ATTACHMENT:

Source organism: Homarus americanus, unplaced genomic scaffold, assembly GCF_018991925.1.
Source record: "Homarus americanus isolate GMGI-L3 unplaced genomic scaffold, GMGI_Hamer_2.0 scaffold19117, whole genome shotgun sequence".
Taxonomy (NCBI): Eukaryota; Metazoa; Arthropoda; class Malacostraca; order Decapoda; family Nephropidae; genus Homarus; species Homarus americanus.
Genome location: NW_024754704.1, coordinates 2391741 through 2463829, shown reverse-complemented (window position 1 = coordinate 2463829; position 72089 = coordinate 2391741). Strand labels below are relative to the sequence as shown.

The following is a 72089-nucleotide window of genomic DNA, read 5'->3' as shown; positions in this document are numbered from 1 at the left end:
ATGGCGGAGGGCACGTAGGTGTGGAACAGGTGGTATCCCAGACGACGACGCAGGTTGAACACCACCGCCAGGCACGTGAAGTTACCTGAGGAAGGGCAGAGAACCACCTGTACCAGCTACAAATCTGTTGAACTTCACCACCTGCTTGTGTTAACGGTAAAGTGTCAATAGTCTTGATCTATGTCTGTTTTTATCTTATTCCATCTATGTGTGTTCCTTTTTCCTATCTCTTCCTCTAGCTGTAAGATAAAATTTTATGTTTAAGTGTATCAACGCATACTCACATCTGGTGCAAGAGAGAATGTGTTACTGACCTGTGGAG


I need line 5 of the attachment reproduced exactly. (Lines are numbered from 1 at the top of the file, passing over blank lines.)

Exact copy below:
The following is a 72089-nucleotide window of genomic DNA, read 5'->3' as shown; positions in this document are numbered from 1 at the left end: